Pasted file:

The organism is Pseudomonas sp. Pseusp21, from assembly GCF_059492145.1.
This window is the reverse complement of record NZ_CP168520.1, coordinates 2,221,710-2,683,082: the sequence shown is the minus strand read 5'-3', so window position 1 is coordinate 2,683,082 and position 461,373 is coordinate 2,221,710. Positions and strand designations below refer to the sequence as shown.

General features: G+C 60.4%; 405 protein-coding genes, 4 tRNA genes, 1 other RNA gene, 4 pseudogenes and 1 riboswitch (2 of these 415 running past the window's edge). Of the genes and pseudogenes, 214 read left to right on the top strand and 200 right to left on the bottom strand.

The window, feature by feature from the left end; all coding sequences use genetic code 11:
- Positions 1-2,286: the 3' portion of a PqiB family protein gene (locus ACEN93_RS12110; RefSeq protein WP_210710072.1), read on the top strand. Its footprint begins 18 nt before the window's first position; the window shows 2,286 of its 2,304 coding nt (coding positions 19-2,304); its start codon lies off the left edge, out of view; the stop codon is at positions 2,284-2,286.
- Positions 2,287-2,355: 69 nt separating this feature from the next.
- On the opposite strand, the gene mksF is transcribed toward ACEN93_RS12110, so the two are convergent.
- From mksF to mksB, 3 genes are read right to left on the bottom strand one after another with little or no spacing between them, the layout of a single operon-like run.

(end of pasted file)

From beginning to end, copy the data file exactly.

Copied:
The organism is Pseudomonas sp. Pseusp21, from assembly GCF_059492145.1.
This window is the reverse complement of record NZ_CP168520.1, coordinates 2,221,710-2,683,082: the sequence shown is the minus strand read 5'-3', so window position 1 is coordinate 2,683,082 and position 461,373 is coordinate 2,221,710. Positions and strand designations below refer to the sequence as shown.

General features: G+C 60.4%; 405 protein-coding genes, 4 tRNA genes, 1 other RNA gene, 4 pseudogenes and 1 riboswitch (2 of these 415 running past the window's edge). Of the genes and pseudogenes, 214 read left to right on the top strand and 200 right to left on the bottom strand.

The window, feature by feature from the left end; all coding sequences use genetic code 11:
- Positions 1-2,286: the 3' portion of a PqiB family protein gene (locus ACEN93_RS12110; RefSeq protein WP_210710072.1), read on the top strand. Its footprint begins 18 nt before the window's first position; the window shows 2,286 of its 2,304 coding nt (coding positions 19-2,304); its start codon lies off the left edge, out of view; the stop codon is at positions 2,284-2,286.
- Positions 2,287-2,355: 69 nt separating this feature from the next.
- On the opposite strand, the gene mksF is transcribed toward ACEN93_RS12110, so the two are convergent.
- From mksF to mksB, 3 genes are read right to left on the bottom strand one after another with little or no spacing between them, the layout of a single operon-like run.